Ah, the joy of grilling. Food just seems to taste better when you put a fire under it, and who could complain about the mouthwatering aroma or the slanting char marks that announce that a primo meal is in the offing? But wait, the delicious prospect of grilling dinner outdoors is at the whim of the weather and the seasons. Or is it?
Winter grilling has caught on in a big way, and part of the fun, or challenge, may be just braving the elements -- or at least the frosty back patio.
Is This a Guy Thing?
From summer weekend entertainment to an all-season obsession, grilling is breaking into new territory. The grilling business, fueled by $2 billion plus in annual sales, is leveraging new trends and technologies, like outdoor kitchens and infrared grills, into a year-round industry. The can-do attitude of its key customers -- men -- is helping to make grilling in harsh winter conditions a mark of male distinction and a growing suburban pastime.
Where did all this start? Some argue that the development of the gas grill made grilling easier when temperatures plummet, but the burgeoning popularity of barbecued fare probably made its own contribution to the trend [source: Fletcher].
The advantages of grilling don't end after Labor Day. What better way to get the best use from that expensive grill setup than to use it all year? Budget-friendly meats, like burgers and brats, as well as pricier cuts benefit from this cooking method. And with just a few tools and a little judicious experimentation, you can create a culinary masterpiece in minutes without a sink full of dishes. For the dedicated grilling enthusiast, turning to the broiler or skillet, even when there's snow on the ground, just isn't an option.
Winter Grilling Tips
Winter grilling can be more challenging than just throwing a few hot dogs on the coals. Beyond having a warm coat ready by the door, keep a few things in mind:
- Invest in a quality grill. Where the old-fashioned brazier grill piled high with briquets might have worked on the fourth of July, a winter grill should be made of sterner stuff. Opt for a gas grill with a cast-iron grate and the highest British thermal unit (or BTU, the heating value) rating that you can afford. You want a grill that will heat up fast and retain as much heat as possible throughout the cooking process.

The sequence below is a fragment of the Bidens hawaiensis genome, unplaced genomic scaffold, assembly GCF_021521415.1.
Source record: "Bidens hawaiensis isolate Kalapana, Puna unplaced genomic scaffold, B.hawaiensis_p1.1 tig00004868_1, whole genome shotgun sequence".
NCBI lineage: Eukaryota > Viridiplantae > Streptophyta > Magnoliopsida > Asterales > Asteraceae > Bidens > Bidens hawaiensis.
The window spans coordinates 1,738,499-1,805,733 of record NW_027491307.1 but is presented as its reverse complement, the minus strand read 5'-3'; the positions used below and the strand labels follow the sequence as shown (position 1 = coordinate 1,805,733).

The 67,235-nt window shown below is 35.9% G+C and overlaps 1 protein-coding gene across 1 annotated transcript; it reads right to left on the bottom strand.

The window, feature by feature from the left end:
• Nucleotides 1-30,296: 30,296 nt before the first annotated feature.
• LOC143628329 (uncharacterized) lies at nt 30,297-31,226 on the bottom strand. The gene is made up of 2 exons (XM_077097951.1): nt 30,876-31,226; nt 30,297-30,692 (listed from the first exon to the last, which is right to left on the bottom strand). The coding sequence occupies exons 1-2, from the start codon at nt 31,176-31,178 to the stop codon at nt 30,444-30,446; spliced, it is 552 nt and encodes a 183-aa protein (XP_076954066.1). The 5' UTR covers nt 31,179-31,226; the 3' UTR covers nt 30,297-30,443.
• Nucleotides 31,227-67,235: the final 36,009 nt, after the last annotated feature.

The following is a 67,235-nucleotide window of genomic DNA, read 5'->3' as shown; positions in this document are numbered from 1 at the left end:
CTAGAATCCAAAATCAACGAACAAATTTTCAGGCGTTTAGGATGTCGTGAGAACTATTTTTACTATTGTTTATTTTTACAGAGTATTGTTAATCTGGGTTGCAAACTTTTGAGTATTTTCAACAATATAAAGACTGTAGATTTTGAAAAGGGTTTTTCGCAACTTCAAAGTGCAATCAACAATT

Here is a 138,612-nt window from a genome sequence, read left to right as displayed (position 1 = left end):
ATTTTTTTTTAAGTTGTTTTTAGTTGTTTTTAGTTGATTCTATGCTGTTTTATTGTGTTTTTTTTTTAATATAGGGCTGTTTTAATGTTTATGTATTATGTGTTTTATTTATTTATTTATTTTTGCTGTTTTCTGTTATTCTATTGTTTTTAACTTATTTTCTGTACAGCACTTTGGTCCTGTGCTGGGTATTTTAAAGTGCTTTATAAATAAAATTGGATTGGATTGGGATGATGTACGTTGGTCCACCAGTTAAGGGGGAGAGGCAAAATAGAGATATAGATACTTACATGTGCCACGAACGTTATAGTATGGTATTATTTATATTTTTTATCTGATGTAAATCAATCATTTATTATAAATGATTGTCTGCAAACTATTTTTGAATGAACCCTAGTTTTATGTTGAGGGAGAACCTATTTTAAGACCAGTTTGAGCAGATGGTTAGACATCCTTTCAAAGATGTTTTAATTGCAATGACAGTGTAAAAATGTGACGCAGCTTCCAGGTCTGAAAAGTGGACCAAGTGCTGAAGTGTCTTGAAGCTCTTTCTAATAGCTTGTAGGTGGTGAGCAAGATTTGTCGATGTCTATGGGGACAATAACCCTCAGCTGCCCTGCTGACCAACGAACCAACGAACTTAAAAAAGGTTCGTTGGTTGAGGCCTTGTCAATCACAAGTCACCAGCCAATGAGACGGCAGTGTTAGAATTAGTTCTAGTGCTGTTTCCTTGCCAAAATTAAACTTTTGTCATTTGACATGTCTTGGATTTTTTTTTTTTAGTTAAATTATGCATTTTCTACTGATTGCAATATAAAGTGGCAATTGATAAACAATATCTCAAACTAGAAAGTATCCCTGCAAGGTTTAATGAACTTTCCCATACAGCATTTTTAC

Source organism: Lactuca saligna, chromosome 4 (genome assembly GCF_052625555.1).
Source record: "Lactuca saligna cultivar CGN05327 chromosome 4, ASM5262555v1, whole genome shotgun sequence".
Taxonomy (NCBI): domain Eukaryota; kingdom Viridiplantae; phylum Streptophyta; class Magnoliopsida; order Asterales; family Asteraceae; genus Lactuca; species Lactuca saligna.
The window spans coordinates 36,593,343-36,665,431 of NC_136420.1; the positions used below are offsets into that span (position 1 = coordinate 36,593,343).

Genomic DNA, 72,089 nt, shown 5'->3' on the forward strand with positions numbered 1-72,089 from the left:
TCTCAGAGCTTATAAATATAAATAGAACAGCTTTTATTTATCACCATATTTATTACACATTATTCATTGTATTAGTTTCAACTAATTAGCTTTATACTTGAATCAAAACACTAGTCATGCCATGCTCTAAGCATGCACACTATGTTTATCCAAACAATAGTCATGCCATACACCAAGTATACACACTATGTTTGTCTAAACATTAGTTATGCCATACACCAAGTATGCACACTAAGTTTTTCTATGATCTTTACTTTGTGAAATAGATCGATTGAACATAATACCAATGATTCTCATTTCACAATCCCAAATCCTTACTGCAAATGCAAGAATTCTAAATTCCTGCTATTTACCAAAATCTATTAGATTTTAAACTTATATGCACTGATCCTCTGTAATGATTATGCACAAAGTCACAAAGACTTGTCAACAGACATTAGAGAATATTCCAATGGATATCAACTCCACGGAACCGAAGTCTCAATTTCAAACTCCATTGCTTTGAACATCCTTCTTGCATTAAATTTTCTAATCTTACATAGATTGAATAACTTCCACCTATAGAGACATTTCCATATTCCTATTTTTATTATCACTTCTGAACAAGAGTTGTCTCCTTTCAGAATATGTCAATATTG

- Don't expect the grill to do all the work. If your grilling area has a coating of snow, clear it away before you start cooking. This will help you preheat the grill efficiently and may help avoid slips when all that melted snow freezes into ice later.
- Dress for the job. Wear a warm jacket, but be careful of any dangling fabric that could catch fire. Leave the scarf indoors, and select a cover-up with an elastic band around the wrist or a button closure.
Do You Have to Go Outdoors to Grill?
The short answer is no. Many newer range setups have onboard grills, and the huge popularity of small, indoor, electric grills, like the George Foreman grill, have successfully expanded the geography of grilling to the kitchen countertop. Although purists scoff at these pale indoor attempts to grill meat, fat- and calorie-conscious Americans looking for a healthier way to prep protein are finding this approach almost irresistible.
Regardless of what the calendar says, grilling is an American favorite, and whether you're cooking a whole turkey for Christmas or planning on skewering a few cocktail wieners to enjoy during the big game, a clean grate, even heat and some sizzle are all you need to make a memorable meal.